Dear Dr. Redmond,
We accept the fact that we had to sacrifice many Saturdays and weeknights in GSOE Innovative Learning for whatever it takes to earn a master’s degree. But we think you’re being too realistic for making us blog about qualitative and quantitative data and how it relates to our research. You see us as we want you to see us… in the simplest terms, in the most Zoomerific definitions. But what we found out is that each one of us is a brain…and an athlete…and a basket case...a princess...and a criminal…
Does that answer your question?
The Midnight Snack Club
The Brain: Sarah Magallano
*The Brain puts on blue light blocker glasses before sitting down in front of a laptop computer to analyze data.*
The research for this project includes quantitative data that will be changed, like alchemy, to quantitative data. This method was chosen because educators may not enjoy a colleague adding “one more thing” to their already overflowing plates. Also, aforementioned educators would not have to analyze their data and report, as this data pertains to their own perceptions of how their teaching practices are unfolding. This data will help answer the inquiry of research on how well students are receiving an education using Universal Design for Learning, and how well educators are receiving coaching on Universal Design for Learning. This, in turn, drives future coaching methods for the remainder of the school year.
The Princess: Erica Gysbers
Quantitative data really seemed like the only way to do my research of sushi, lipstick and pearls. As the study is about oral language, it was to be quantified in a rubric. I used the 21st century skills rubric for communication and collaboration as well as English Language Development standards with a rubric made from success criteria for the academic language associated with the study. I could not use any form of written assessment as that would be a reflection of their reading and writing skills therefore, a rubric that could be measured was the chosen method. Quantitative data answered the question of how students improved with a pre and post assessment on flip grid and utilizing in class discussions as well as question and answer.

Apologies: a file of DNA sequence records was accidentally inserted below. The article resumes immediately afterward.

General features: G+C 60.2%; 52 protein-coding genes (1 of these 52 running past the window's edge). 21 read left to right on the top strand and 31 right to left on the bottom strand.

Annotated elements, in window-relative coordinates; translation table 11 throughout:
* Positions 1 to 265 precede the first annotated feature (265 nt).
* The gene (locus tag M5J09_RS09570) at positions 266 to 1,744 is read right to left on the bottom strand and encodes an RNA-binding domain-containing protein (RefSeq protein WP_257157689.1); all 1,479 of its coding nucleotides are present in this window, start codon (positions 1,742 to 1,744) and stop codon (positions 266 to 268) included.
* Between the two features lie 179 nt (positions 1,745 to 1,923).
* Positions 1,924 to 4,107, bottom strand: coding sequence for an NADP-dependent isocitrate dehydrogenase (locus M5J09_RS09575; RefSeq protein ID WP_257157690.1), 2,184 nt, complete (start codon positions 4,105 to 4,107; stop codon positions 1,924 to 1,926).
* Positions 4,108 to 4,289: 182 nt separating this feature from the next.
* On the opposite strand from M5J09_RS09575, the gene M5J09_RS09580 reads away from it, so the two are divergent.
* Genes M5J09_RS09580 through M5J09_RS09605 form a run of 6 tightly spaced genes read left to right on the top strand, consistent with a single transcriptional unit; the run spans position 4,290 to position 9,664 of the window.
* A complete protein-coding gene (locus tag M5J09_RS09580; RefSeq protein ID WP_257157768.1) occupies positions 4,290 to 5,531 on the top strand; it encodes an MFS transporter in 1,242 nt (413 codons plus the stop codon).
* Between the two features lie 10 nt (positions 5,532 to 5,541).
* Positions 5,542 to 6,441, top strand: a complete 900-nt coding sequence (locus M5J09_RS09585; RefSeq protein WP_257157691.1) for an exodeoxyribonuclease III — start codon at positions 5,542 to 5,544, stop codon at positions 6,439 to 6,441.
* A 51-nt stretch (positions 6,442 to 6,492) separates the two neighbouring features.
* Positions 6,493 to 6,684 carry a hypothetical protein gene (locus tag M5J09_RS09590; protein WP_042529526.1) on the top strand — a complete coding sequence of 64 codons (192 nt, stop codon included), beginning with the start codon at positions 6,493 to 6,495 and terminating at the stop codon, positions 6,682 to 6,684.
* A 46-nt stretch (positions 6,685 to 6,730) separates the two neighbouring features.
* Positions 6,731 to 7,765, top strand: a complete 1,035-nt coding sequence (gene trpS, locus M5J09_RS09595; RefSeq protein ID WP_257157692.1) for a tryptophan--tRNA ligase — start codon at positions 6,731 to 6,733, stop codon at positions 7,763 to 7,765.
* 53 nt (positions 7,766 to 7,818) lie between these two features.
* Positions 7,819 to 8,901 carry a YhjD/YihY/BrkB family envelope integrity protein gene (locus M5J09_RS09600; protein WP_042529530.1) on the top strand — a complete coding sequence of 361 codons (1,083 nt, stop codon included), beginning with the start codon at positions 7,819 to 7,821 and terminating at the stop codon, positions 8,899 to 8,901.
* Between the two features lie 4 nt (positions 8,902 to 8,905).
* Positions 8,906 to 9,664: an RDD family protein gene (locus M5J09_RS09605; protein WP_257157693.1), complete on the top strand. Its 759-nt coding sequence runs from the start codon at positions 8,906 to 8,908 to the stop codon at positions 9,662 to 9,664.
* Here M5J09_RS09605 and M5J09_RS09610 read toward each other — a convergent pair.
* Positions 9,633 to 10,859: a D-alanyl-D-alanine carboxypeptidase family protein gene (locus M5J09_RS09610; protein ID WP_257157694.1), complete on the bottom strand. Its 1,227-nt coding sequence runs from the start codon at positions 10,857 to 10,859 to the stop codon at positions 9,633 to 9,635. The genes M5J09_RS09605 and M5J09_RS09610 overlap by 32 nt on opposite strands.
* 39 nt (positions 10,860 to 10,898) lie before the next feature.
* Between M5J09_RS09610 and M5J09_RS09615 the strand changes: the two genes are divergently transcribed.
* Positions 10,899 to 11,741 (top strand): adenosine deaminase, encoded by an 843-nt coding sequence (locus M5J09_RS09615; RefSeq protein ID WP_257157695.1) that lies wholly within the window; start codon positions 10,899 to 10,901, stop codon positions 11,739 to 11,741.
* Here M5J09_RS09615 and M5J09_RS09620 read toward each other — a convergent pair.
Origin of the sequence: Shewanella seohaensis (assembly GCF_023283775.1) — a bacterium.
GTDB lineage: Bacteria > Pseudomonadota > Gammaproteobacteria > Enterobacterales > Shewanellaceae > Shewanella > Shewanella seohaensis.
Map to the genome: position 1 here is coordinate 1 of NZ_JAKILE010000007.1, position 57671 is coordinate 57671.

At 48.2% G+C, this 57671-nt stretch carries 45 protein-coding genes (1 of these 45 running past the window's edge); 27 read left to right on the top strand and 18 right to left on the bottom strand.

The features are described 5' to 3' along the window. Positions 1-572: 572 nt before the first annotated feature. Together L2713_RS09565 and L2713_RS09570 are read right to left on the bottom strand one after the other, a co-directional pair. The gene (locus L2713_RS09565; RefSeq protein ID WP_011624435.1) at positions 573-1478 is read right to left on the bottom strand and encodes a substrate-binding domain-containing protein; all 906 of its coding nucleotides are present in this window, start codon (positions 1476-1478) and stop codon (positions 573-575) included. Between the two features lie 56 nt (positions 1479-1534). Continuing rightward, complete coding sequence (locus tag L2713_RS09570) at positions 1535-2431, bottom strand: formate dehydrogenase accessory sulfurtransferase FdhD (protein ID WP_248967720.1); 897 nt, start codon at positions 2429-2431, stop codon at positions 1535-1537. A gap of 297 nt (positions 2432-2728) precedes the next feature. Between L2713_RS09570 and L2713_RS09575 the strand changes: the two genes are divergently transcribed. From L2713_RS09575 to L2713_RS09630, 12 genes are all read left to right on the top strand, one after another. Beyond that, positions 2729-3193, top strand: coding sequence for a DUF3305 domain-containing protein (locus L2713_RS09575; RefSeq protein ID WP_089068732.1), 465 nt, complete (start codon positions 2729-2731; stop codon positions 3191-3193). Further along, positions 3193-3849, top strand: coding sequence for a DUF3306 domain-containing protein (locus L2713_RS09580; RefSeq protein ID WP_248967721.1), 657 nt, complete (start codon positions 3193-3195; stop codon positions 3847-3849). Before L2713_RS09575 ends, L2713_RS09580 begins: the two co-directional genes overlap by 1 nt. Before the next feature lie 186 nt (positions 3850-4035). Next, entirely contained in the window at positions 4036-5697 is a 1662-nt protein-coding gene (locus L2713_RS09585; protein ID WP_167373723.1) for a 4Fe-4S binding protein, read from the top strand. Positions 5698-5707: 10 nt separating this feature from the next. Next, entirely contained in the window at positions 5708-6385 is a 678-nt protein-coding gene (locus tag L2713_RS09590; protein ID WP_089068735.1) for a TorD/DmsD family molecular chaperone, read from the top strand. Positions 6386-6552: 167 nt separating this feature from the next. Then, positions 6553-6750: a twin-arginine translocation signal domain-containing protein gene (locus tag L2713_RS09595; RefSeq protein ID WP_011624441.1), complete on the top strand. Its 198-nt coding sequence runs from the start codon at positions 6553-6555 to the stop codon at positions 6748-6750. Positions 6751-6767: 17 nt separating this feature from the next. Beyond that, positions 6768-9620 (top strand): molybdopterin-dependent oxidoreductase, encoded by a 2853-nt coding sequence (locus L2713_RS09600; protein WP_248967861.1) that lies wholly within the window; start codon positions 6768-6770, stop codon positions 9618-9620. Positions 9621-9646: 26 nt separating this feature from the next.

The Jock: Erica Reeves
My research took on a hybrid of quantitative and qualitative data or mixed methods. I needed to see collaborative skills as well as language use, so I used rubrics to collect quantitative data. However, I was concerned with how students were enjoying and engaged in the activities, so I used a student journal and collected their feedback on their experiences during the activities, qualitative data. My mixed methods for data collection should allow me to get the numbers for performance during activities, but it also will record the reactions and satisfaction of the students...sort of like the jock’s experience in a sport.
In athletics, coaches and fans look at the numbers- how is the athlete performing? How many wins and losses? Were they leading in any of the quarters or halves? By how much? Lots of number crunching and analytics that give a picture of performance. However, interviewing the athlete after the sporting event gives you their reaction and satisfaction on the overall match/game. It rounds out the picture of the athlete. We see their performance and the interview gives us their experience. Which is what I hope to gain in my collection of data- a well-rounded picture of performance and satisfaction that students have during learning.
The Basketc Case: Laurie Gaynor
Data organization is a combination of Pixie Stix and Cap'n Crunch. Similar to categorical data in a qualitative sample, each denotes a dependent variable that changes due to the addition of milk. The Basket Case is in detention to determine the efficacy of shelter-in-place protocols. It has become apparent that trends amongst the five participants in this study whose names have been anonymized for this research project (The Princess, The Brain, The Jock, The Criminal, and The Basket Case). Using the data collected from the Statistical "Which Character" Personality Quiz the researcher found that participants in this study were prone to specific character flaws that determined their potential in high school. As this is an ongoing study, the study will conclude July 31, 3021. The IRB (Irresponsible Regressive Band) was on the road and has yet to approve this study.
The Criminal: Lynda Tuttle-Bergner
Data organization is measured in cigarettes, and flannels. I decided to use quantitative data for the simple reason that I am gauging how many students complete/participate in classroom activities/work. My entire paper is about trying to get students to engage and participate in classroom activities...and at this point, any classroom activities are acceptable. Quantitative data answered the research questions in the best way possible. Qualitative data would not have been beneficial because I was not trying to determine how well the students completed their assignments, or how well they participated, just “if” I could get them to participate.
Sarah Magallano teaches 5th grade. She also coaches teachers on integrating art & engineering into their lesson plans.